Wednesday, December 12, 2007

The Stepford Wives

Wow, what a great movie! Even though this film is very well known (which is definitely contrast to the general definition of a cult classic. But this movie has without a doubt gathered a huge cult status and has been recently remade as a comedy starring Nicole Kidman, Mathew Broderick and Bette Midler. The original is far superior to it's remake in both style, creativity, suspense and depth of character. A growing family is tired of the city (and all the craziness that comes with it) and decides to move to the cleaner suburban outskirts of the city to raise their children in a more wholesome environment. They choose Stepford, a town that from the start seems a little off kilter. For one thing, all the housewives are extremely vapid, caring only about cooking, cleaning and tending to their husbands every need with the utmost enthusiasm. When they talk, they sound like living TV commercials (If Shiny Clean Dishwasher soap were to ask me to do a commercial for them, not only would I do it, but I'd do it for free.) Despite it's oddities, this new couple manages to cope. The kids are doing well in school, making friends. The husband joins the Stepford Men's Association. Only Joanna the wife is not content, believing that something is odd, but just can't identify it. Fortunately for Joanna, another couple have recently moved to Stepford. The two wives (Joanna and Bobbie) instantly bond and very much agree that Stepford is just plain weird. It's TOO clean, everyone's TOO friendly and the wives are sexy and gorgeous, yet they fawn over overweight ugly old men (their husbands). Because all the men in town belong to the "Husbands Only" lodge they try to organize a womens club. Only one other woman in town is interested, a wife that has only been in Stepford for a few months, named Charmaine. Anyway, after returning from a "trip" with her husband, Charmaine is now acting like all the other wives in Stepford. Cooking, cleaning, and wearing flowery aprons while dusting the house in heels (totally Donna Reed style). This is a tremendous contrast from the independent, free thinking woman she was before who needed a recipe just to make ice. Joanna and Bobbie find this incredibly disturbing and can't understand how these transformations could possibly be taking place. Then soon after, Bobbie asks Joanna to babysit her kids while her and her husband go on "second honeymoon". When she comes back, she's wearing beautiful makeup, her kitchen is so clean it's sanitized and she is all of a sudden madly devoted to her husband. Joanna freaks and stabs Bobbie in the stomach. Bobbie pulls out the clean, non blood stained knife and proceeds to go haywire like a short circuited robot, opening and closing cabinets, dumping cup after cup of coffee on the floor, repeating things like "How could you do a thing like that", "When I was just going to give you coffee", "I thought we were friends". Noticing that it had been exactly six months after moving to Stepford that Charmaine changed and now Bobbie had been in town for exactly six months and has suddenly changed. Realizing that she has been in town for almost six months herself, Joanna becomes frantic. She seeks help from a psychiatrist who ends up being the only person that believes Joanna's story. The psychiatrist advises her to get out of town now... take the kids and run. But when Joanna returns, the children are nowhere to be found. She goes to the Mens Lodge to confront her husband and to get her kids. The only person she finds is the President of the Mens Association who basically tells her that she has no choice. She runs and hides in a room, but to her amazement the room looks just like her bedroom at home. There's even a replica of Joanna sitting at a vanity table brushing her hair. The replica has considerably larger boobs and has completely black eyes (the assumption is that she's not quite finished with her replication process). A shocked Joanna is strangled by the replica and the next thing you know, she's dressed all frilly and is obsessed with the grocery store. Oh, didn't I mention that one of the members of the Men's Association used to work at Disneyland... making robots.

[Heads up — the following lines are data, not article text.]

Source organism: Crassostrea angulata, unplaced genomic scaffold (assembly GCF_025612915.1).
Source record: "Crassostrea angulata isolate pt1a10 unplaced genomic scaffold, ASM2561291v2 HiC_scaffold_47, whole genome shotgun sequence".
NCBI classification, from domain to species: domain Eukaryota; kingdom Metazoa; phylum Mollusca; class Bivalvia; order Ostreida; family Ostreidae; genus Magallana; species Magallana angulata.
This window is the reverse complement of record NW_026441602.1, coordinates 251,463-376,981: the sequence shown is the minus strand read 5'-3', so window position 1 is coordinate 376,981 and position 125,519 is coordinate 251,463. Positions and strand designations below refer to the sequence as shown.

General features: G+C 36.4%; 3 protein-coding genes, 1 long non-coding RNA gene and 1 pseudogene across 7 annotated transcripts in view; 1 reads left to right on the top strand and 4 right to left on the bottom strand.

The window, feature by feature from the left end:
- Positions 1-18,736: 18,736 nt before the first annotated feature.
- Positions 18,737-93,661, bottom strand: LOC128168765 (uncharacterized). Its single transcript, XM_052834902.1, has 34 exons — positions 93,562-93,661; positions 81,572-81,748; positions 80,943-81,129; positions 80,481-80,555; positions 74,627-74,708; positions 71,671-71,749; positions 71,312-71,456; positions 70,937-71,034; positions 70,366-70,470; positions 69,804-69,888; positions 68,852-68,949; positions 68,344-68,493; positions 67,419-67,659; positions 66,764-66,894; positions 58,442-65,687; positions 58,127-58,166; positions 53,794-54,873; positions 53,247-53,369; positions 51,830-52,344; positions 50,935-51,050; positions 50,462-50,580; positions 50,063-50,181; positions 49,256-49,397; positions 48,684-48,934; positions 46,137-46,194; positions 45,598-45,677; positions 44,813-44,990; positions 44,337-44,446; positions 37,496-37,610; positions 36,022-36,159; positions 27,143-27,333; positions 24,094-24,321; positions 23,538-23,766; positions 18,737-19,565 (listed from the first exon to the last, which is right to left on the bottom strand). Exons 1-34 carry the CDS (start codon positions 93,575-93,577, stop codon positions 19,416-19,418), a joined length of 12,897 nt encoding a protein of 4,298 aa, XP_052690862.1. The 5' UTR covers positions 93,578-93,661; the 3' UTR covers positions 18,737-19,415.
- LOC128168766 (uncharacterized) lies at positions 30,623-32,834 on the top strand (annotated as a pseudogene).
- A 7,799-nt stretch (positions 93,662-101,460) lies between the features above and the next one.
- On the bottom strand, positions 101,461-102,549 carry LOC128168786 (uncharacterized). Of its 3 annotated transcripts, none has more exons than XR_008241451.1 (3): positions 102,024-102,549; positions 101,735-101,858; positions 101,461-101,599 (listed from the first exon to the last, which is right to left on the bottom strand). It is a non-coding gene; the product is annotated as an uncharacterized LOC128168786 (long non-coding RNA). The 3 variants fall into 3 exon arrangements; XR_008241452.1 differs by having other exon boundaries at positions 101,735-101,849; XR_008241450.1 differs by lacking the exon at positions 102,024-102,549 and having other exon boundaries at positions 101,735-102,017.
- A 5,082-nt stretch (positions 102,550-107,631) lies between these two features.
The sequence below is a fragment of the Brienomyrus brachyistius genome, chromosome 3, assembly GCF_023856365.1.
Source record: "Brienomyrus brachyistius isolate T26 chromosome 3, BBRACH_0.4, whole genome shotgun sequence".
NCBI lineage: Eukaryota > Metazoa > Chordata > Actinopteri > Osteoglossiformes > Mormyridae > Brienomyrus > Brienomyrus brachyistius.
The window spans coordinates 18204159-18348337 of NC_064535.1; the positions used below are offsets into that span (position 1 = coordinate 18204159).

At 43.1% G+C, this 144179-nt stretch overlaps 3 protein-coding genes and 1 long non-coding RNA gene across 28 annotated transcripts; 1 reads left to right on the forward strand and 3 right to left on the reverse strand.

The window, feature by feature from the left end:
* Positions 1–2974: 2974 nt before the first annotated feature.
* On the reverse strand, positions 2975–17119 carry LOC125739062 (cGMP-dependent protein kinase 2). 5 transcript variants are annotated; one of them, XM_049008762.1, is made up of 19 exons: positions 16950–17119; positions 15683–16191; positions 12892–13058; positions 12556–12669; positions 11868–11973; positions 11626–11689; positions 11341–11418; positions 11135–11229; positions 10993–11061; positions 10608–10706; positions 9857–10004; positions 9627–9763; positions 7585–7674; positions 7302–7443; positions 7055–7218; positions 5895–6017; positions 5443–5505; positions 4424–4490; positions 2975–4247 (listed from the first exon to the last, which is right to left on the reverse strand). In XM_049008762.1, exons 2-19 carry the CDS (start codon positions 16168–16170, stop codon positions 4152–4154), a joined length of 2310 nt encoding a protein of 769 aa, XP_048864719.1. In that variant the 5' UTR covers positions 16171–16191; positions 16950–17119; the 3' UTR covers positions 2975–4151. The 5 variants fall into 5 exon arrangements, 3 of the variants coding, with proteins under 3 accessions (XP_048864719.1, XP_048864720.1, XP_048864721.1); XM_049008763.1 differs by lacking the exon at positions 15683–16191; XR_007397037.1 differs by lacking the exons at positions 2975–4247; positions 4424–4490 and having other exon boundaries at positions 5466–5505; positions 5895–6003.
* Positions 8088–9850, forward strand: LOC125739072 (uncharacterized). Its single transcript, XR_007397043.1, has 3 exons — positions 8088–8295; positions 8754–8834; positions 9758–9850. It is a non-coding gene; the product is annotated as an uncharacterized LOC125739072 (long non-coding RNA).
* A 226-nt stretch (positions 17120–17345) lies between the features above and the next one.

Davelandweb said...

Although I didn't expect much from the remake, it was even worse than I thought. The original is truly chilling; how Joanna just gives up at the end. What a classic. Great blog!

Cultfiend said...

I was excited when they made the remake as a comedy, especially with such an all star cast. But you're right, what a disappointment! Full of nonsensical humor and loads of plot holes. I wanted to like the remake and so I bought the DVD, this just led me from disappointment to frustration, because of the outtakes included. In the original, Joanna stabs Bobbie and she goes haywire like a robot (very creepy scene) and in the remake, all she does is put her hand in a fire. I watched the outtakes and there's a cut scene where Joanna stabs Bobbie and Bobbie goes haywire like in the original, only it's done very comically. Bobbie has cleaning attachments for arms, a beer cooler in her chest, and can sprout wheels from her feet and mow the lawn. It was a hilarious scene, very comically mimicking the original. It's pretty obvious that a lot of time and work went into this scene (lots of expensive computer graphics) and it ended up on the cutting room floor and was replaced with just Bobbie putting her hand in the fire. This was the turning point in the original where we really get an idea of what's going on. Without this scene there is no turning point, at least not enough of one. Why they cut this scene out of the remake is a mystery.